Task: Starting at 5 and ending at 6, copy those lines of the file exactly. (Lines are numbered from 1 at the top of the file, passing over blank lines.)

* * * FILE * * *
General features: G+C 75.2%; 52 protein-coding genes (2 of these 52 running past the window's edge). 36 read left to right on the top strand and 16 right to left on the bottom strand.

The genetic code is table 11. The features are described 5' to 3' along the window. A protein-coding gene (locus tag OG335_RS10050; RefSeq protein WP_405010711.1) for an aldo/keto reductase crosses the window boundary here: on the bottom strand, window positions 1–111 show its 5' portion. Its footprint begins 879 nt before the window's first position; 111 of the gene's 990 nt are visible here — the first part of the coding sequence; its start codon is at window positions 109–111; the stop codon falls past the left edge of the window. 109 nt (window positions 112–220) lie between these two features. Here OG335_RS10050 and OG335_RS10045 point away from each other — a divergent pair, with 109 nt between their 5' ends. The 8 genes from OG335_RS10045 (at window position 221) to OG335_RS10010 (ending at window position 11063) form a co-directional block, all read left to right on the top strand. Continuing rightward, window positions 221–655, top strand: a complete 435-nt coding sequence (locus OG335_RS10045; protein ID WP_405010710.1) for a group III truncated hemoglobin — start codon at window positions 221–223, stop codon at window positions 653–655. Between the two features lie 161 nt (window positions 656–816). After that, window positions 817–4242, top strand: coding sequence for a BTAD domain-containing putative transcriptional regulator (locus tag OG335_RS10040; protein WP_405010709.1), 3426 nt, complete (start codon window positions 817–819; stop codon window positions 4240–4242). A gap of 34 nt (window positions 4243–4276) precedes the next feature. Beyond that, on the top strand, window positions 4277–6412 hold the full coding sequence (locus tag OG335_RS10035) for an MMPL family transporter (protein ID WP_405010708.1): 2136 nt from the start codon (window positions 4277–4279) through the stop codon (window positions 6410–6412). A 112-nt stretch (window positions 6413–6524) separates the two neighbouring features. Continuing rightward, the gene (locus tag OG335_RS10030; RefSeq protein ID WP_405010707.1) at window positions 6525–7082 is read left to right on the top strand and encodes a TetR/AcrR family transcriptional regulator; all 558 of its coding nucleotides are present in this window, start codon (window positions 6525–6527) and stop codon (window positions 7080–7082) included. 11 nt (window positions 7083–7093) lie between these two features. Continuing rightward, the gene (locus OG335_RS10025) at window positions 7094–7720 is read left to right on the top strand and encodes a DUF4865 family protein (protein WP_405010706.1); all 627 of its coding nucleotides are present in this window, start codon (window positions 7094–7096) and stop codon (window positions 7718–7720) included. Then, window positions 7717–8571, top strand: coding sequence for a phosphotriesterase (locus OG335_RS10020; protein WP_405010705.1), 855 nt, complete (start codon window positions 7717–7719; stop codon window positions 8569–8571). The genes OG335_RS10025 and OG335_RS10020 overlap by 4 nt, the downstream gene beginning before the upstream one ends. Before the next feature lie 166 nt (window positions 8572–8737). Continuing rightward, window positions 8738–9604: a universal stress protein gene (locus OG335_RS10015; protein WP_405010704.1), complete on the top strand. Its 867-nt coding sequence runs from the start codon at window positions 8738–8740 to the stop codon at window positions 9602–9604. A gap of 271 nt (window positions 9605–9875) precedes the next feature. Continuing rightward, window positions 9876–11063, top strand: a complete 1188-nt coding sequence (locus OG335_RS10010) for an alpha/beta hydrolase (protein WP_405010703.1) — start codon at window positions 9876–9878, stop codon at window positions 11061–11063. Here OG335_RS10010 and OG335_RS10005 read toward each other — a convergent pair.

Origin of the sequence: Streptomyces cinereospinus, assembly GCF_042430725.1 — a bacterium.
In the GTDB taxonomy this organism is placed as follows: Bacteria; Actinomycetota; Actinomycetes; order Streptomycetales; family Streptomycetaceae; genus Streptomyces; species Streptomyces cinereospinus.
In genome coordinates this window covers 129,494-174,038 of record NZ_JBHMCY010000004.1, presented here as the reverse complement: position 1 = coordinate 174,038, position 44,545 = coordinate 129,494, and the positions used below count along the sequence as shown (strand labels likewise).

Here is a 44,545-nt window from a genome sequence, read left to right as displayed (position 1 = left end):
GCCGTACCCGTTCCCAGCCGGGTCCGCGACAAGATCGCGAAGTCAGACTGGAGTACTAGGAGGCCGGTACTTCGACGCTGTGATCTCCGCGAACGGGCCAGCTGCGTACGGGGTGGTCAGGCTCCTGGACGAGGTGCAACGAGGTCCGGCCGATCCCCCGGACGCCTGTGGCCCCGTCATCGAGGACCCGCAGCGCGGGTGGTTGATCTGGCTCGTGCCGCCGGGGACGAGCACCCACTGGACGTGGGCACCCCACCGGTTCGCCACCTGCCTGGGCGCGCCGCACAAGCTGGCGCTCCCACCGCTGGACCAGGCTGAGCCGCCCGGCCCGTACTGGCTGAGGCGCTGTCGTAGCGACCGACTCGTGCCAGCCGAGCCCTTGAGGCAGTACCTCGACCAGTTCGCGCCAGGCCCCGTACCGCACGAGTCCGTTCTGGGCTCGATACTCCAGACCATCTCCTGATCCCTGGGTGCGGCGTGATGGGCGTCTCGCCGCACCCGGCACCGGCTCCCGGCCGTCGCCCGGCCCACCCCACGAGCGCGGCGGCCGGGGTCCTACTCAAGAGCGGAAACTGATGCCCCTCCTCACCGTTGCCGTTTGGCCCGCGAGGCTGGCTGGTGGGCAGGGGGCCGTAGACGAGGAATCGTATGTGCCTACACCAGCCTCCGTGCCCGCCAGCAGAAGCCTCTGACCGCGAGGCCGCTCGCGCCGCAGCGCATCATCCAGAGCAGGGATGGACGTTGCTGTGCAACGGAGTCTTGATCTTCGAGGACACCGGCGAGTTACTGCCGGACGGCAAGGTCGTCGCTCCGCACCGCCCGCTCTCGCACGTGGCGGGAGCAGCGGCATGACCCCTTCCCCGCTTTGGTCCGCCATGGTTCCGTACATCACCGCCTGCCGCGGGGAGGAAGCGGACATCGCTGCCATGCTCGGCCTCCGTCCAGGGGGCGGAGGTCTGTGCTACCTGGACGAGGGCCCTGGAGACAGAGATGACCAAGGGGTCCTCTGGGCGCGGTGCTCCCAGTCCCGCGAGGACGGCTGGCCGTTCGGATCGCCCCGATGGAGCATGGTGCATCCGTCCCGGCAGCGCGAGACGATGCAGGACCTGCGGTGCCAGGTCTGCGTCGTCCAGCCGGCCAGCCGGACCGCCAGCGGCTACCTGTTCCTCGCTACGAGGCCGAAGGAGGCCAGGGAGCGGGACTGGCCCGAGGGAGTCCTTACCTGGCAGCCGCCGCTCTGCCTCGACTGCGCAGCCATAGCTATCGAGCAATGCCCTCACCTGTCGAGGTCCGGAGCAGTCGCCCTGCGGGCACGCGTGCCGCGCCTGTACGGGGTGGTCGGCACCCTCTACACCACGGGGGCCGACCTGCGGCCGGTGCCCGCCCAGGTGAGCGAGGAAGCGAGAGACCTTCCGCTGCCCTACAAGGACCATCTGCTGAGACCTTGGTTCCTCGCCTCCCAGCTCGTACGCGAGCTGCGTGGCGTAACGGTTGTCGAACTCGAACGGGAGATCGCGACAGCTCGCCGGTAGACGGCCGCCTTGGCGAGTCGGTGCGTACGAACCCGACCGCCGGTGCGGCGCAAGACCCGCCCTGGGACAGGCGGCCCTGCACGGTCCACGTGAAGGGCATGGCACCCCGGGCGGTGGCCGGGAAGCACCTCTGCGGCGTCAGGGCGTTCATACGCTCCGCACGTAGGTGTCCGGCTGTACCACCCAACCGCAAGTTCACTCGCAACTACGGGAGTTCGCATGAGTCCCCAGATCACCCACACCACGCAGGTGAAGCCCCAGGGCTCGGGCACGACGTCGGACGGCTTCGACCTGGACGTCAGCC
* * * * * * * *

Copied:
In genome coordinates this window covers 129,494-174,038 of record NZ_JBHMCY010000004.1, presented here as the reverse complement: position 1 = coordinate 174,038, position 44,545 = coordinate 129,494, and the positions used below count along the sequence as shown (strand labels likewise).

Here is a 44,545-nt window from a genome sequence, read left to right as displayed (position 1 = left end):